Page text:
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Jessica Wilson

Jessica Wilson

I'm just in love with Glasgow-based painter Jessica Wilson's large, minimal, bright canvases, which explore the possibilities of color and form, where pairing them in various sequences builds a visual conversation. She participated in an alternative art school in London called Turps Banana Painting Programme, an experience which had a huge impact on her practice. Here she shares some super cool ideas about her process and and ideas when it comes to making her work!

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You just earned an MFA from Glasgow School of Art -- congrats! And you're based in the UK, currently in Glasgow. Can you tell me a bit more about yourself? Where are you from originally? What first interested you painting?

I grew up in Bedfordshire and at school I was always fascinated by painting. Every break time you could find me in the art department, playing with paint. I went to quite an academic school, where the arts weren’t greatly encouraged so studying art at university didn’t occur to me. When I left school at 18 I went to university to study architectural engineering, I very quickly realized this wasn’t the direction I wanted my life to go in so I dropped out and ran away to the mountains for a couple of years. After a lot of snow, skiing and partying I came back home, not knowing what to do with myself.

My Mum suggested I enrol onto the art foundation course at our local college. I hesitantly did so. It was here I started painting again. From there I went on to complete a BA at University College Falmouth, and then went on to become part of the first year of Turps Banana Painting Programme, an experimental art school in London, run by Marcus Harvey and Peter Ashton Jones. This year at Turps was transformational to my practice. I became a stronger painter and now have a firm network of artists around me which has been invaluable. 

After a few years of working and painting in London I felt like I needed a change and wanted to challenge the work I had been previously making so I moved up to Glasgow to start a masters at Glasgow School of Art. 

I noticed that you work primarily in abstraction, often quite minimally. Can you tell me a bit about your work?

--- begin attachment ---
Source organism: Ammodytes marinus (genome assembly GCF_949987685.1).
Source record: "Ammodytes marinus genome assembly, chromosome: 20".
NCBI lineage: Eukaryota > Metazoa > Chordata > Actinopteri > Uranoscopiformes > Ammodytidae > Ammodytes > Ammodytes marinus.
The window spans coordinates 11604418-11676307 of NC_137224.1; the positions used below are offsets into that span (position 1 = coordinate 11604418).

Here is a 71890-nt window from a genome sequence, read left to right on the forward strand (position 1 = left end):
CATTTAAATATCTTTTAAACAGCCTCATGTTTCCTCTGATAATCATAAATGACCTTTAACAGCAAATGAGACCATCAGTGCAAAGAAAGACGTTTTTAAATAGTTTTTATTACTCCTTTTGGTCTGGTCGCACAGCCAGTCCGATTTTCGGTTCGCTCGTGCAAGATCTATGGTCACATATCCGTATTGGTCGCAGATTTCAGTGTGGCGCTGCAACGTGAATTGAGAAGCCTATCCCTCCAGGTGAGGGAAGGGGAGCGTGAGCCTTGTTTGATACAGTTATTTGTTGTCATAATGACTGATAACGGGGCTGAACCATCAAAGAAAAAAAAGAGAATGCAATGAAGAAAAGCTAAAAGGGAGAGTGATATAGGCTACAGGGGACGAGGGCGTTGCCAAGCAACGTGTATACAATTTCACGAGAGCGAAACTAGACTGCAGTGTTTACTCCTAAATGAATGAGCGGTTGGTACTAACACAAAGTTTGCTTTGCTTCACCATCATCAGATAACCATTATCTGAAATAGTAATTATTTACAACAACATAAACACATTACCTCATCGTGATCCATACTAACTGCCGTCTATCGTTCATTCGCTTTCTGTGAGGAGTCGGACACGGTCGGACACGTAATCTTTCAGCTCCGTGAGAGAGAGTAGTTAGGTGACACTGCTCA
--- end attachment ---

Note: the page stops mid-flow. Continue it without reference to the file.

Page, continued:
I often get put in the abstract category but I don’t consider my paintings to be abstract. They all come from life. They’re translations, just like Ellsworth Kelly’s works are translations of things he’s seen in the world. 

When making work I begin by making a series of line drawings. These drawings are an essence of something half remembered, a moment caught, an approximation. The inspiration is visual and generated from the world around me: from the negative space between two objects or the texture of a fabric to patterns in weather and the movement of traffic. I’m also often looking at other paintings when I’m making them. My aim is to inscribe my paintings with an art historical anamnesis, with subtle associations to works of other painters of the 20th century, that also triggers the viewers’ personal recollections. My thoughts about the works of other artists mingle with subjective motifs from my own biography. It is, so to speak, a dual memory that not only recounts the history of abstraction but also an autobiographical medium.

What is your process like? How do you get started on a piece, and how long does a typical painting take you to complete?

In the studio I work on many pieces at once and so my studio wall is always full of paintings. The works are constantly shifted around, being placed and reordered. I see this wall as an evolving story, a set of possibilities. My imagination bounces from one work to the next. The works are never viewed singularly; together they form an investigation into visual language and are an attempt at conversation.